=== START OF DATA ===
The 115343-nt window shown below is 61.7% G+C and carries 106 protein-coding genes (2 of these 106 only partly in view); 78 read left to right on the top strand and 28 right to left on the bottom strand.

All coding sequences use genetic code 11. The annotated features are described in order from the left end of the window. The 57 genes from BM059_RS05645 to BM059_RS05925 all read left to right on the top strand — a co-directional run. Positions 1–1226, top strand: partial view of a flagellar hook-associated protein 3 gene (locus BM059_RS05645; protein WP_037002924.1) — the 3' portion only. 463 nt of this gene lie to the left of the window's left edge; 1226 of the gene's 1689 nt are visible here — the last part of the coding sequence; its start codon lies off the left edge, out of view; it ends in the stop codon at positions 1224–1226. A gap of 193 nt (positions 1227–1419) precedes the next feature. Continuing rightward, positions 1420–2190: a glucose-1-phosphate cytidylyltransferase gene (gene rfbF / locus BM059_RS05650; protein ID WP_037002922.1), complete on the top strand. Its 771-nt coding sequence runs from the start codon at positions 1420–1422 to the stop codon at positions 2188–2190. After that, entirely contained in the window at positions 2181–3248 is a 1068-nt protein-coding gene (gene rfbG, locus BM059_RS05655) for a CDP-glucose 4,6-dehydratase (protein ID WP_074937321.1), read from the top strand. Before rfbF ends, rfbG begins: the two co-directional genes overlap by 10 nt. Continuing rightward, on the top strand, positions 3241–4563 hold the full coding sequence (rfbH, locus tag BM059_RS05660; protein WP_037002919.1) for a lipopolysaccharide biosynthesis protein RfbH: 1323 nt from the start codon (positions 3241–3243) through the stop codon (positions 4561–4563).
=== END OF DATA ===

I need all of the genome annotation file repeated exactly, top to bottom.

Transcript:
The 115343-nt window shown below is 61.7% G+C and carries 106 protein-coding genes (2 of these 106 only partly in view); 78 read left to right on the top strand and 28 right to left on the bottom strand.

All coding sequences use genetic code 11. The annotated features are described in order from the left end of the window. The 57 genes from BM059_RS05645 to BM059_RS05925 all read left to right on the top strand — a co-directional run. Positions 1–1226, top strand: partial view of a flagellar hook-associated protein 3 gene (locus BM059_RS05645; protein WP_037002924.1) — the 3' portion only. 463 nt of this gene lie to the left of the window's left edge; 1226 of the gene's 1689 nt are visible here — the last part of the coding sequence; its start codon lies off the left edge, out of view; it ends in the stop codon at positions 1224–1226. A gap of 193 nt (positions 1227–1419) precedes the next feature. Continuing rightward, positions 1420–2190: a glucose-1-phosphate cytidylyltransferase gene (gene rfbF / locus BM059_RS05650; protein ID WP_037002922.1), complete on the top strand. Its 771-nt coding sequence runs from the start codon at positions 1420–1422 to the stop codon at positions 2188–2190. After that, entirely contained in the window at positions 2181–3248 is a 1068-nt protein-coding gene (gene rfbG, locus BM059_RS05655) for a CDP-glucose 4,6-dehydratase (protein ID WP_074937321.1), read from the top strand. Before rfbF ends, rfbG begins: the two co-directional genes overlap by 10 nt. Continuing rightward, on the top strand, positions 3241–4563 hold the full coding sequence (rfbH, locus tag BM059_RS05660; protein WP_037002919.1) for a lipopolysaccharide biosynthesis protein RfbH: 1323 nt from the start codon (positions 3241–3243) through the stop codon (positions 4561–4563).